Dereinst, Gedanke mein [3'05]
Prinsessen EG133 [3'44]
Hyperion is delighted to present a disc of Grieg’s songs. Grieg’s sheer range as a song-writer—from the shortest settings, folk-like and immediate, to the depth of distinctive inspiration that runs through every bar of the major cycle Haugtussa—places him without question among the finest masters of the genre. Arne Garborg’s verse-novel Haugtussa created a deep impression on Grieg. The resulting marriage of poetry and music is one of the miracles of the nineteenth-century song-cycle genre. Many regard this work as Grieg’s masterpiece: it is certainly one of the greatest song-cycles for the female voice ever written, revealing the composer at the very height of his powers.
These matchless examples of Scandinavian Romanticism are performed by the partnership of Swedish mezzo-soprano Katarina Karnéus and pianist Julius Drake, who drew great critical acclaim for their disc of Sibelius songs.
Other recommended albums
At the time of his death, on 4 September 1907, the reputation of Edvard Grieg was at its height. From about the mid-1880s he had become universally recognized as the greatest Scandinavian composer, the most significant of all Norwegian musicians. And while—more than a century after his death—we may consider his achievement to rest chiefly on a handful of orchestral scores, the Piano Concerto principal amongst them, together with several of his 66 Lyric Pieces for solo piano (written between 1867 and 1901), the G minor String Quartet and C minor Violin Sonata, rather than on his vocal music, it is salutary to realize that Grieg actually composed around 180 songs and almost 60 choral works, as well as many folk-song arrangements. This substantial body of vocal music demonstrates a number of factors, the most important being that his songs form arguably the most significant, yet still too little-appreciated, aspect of his entire output.
During his lifetime, and for some time afterwards, Grieg’s songs were known to every singer and were frequently heard in the recital room and in the drawing-room. At his last concert in London, at Queen’s Hall on 24 May 1906, Grieg accompanied Emma Holmstrand in eight of his own songs. Of the four piano solos he played on that occasion, just one was a Lyric Piece—perhaps the most famous of all, Wedding Day at Troldhaugen (originally entitled The Celebrators are Coming), written to mark the festivities at his own and his wife Nina’s Silver Wedding anniversary, held at Troldhaugen, the Griegs’ home just outside Bergen, in 1892.
The widespread fame Grieg’s music enjoyed is illustrated by the fact that the earliest surviving cylinder recording, made in 1888, is of his song ‘God Morgen’, Op 21 No 2, sung by Augusta Lutken (c1855–1930). The first concerto recording ever made was of his A minor Piano Concerto, in 1909 (although the work was cut to fit the playing-time of early shellac discs). Mention of Nina Grieg brings into our commentary the most personal and significant source of inspiration for almost all of his songs. She became his constant muse from their first meeting in 1863, leading him to produce a body of work that spanned virtually his entire creative life. Grieg’s songs range from his first extant setting, dating from the last day of 1859, to his final song, composed in July 1905.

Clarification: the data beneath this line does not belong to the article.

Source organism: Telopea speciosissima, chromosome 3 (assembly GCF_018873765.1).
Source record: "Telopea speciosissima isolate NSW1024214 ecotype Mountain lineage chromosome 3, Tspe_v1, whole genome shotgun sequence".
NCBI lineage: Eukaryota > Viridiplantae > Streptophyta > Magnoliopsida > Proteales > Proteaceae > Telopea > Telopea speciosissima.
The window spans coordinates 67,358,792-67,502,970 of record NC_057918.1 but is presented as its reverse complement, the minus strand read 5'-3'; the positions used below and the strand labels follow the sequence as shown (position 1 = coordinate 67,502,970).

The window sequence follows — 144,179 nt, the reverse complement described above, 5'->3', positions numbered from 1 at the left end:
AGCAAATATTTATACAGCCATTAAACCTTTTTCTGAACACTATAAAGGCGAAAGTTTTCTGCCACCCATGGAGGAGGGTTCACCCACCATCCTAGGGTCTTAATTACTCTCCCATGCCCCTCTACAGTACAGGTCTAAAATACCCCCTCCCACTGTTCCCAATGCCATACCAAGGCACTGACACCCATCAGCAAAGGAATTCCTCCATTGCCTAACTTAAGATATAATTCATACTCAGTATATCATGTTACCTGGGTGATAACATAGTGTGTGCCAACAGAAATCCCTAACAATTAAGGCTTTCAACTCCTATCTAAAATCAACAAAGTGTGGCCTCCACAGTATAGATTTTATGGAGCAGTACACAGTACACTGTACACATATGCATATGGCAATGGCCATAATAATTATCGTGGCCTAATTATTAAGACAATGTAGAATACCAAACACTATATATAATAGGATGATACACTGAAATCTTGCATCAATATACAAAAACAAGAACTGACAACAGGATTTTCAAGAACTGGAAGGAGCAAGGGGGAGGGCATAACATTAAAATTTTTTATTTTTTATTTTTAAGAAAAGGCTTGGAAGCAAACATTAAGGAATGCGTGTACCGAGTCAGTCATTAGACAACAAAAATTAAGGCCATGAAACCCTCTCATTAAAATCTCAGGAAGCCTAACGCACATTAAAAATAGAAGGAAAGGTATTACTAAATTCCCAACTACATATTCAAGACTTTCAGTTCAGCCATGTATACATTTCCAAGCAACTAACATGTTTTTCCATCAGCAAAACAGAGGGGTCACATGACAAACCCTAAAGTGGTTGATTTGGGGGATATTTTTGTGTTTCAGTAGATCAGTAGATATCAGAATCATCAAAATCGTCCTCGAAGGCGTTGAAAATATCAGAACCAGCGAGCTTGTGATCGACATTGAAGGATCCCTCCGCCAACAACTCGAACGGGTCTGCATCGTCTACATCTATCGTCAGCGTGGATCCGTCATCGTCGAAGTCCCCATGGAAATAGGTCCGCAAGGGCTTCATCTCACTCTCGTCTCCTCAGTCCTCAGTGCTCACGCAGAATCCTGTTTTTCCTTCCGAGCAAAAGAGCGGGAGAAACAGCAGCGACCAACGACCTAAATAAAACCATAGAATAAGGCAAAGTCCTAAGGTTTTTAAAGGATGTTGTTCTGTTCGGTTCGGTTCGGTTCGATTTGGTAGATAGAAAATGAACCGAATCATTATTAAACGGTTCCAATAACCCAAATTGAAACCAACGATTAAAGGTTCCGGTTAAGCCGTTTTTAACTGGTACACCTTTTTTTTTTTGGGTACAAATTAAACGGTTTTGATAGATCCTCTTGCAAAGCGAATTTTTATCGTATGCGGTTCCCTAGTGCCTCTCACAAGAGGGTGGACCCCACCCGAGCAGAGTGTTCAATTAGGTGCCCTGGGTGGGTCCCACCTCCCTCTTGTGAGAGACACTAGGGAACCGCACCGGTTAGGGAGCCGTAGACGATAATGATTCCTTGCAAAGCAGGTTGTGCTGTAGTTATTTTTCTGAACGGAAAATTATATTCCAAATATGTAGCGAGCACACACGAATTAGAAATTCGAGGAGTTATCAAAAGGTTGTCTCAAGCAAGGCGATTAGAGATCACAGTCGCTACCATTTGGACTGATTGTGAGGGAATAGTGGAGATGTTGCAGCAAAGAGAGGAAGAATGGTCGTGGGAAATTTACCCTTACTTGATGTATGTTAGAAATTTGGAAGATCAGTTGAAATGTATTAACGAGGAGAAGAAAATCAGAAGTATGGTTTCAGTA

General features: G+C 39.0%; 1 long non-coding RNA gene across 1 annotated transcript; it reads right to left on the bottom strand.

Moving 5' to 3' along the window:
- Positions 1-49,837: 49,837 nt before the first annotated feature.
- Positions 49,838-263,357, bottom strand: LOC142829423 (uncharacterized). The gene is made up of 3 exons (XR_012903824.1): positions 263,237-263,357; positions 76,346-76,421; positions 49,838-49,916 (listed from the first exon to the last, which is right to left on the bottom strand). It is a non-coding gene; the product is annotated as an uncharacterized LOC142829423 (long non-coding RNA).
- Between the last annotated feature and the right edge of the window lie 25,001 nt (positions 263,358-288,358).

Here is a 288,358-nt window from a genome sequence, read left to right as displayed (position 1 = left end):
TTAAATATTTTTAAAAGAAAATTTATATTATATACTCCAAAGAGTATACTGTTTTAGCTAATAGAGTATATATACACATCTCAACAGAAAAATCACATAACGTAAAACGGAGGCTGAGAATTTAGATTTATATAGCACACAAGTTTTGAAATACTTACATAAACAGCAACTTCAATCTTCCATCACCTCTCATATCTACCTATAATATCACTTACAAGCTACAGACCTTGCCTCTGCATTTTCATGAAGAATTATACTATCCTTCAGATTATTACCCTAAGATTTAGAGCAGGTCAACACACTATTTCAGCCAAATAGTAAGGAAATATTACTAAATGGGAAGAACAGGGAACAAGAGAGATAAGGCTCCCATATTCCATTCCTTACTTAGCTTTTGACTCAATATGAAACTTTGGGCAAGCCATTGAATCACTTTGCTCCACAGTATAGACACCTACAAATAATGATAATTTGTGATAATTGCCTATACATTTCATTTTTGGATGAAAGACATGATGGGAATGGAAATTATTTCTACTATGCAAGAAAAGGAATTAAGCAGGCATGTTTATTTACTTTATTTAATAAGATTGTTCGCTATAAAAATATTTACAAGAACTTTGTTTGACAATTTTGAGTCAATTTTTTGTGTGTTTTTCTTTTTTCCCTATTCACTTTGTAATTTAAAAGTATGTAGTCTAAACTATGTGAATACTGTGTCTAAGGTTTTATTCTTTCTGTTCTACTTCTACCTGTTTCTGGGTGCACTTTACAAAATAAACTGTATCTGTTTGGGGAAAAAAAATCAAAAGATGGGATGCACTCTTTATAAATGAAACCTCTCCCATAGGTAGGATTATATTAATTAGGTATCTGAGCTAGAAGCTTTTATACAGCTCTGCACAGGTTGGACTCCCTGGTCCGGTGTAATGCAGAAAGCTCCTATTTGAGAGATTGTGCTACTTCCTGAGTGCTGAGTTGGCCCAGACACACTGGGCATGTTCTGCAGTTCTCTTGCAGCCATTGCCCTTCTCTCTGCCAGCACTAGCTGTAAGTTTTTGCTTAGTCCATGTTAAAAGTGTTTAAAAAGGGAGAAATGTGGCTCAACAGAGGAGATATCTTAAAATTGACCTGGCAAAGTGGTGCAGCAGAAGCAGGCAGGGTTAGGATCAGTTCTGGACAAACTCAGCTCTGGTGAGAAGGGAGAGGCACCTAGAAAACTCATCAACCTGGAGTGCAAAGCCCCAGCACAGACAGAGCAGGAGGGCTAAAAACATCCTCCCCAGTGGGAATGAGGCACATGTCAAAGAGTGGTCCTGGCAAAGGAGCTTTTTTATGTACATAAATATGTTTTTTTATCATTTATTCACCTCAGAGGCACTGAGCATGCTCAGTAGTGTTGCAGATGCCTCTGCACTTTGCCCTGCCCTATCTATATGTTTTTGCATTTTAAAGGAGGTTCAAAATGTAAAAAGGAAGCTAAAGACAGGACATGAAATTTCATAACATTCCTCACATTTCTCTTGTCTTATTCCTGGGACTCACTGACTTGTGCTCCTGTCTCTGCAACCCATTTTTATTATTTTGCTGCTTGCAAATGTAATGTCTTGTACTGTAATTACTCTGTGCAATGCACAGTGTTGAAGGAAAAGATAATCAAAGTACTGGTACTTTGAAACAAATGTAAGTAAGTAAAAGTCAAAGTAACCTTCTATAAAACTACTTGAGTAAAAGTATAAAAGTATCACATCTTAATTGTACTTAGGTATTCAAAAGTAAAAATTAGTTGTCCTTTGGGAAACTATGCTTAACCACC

Nina was a soprano, and two cylinder recordings of her, made in the closing years of the nineteenth century, have survived. They are of Solveig’s Song from Edvard’s Peer Gynt music, sung unaccompanied, and a song by Rikard Nordraak, ‘Holder du af mig?’ (‘Do you like me?’), Op 1 No 3, with Edvard accompanying. Although the sound on these cylinders is poor, it is possible to make out the haunting quality of her voice, a voice which moved Tchaikovsky to comment in his diary for 1888, after hearing her sing for the first time: ‘I have been able to appreciate the many and precious qualities possessed by Madame Grieg. In the first place, she proved to be an excellent, although not very finished, singer; secondly, I have never met a better informed or more highly cultivated woman, and she is, among other things, an excellent judge of literature, in which Grieg himself was also deeply interested; thirdly, I was soon convinced that Madame Grieg was as amiable, as childishly simple and without guile as her celebrated husband.’
Such was Grieg’s fame that a number of biographies of him were published during his lifetime, one of the more important being by the American writer Henry Finck, to whom Grieg wrote in 1903 regarding his approach to song-writing: ‘For me, it is important when I compose songs, not first and foremost to make music, but above all to give expression to the poet’s innermost intentions. To let the poem reveal itself and to reinforce it—that was my task.’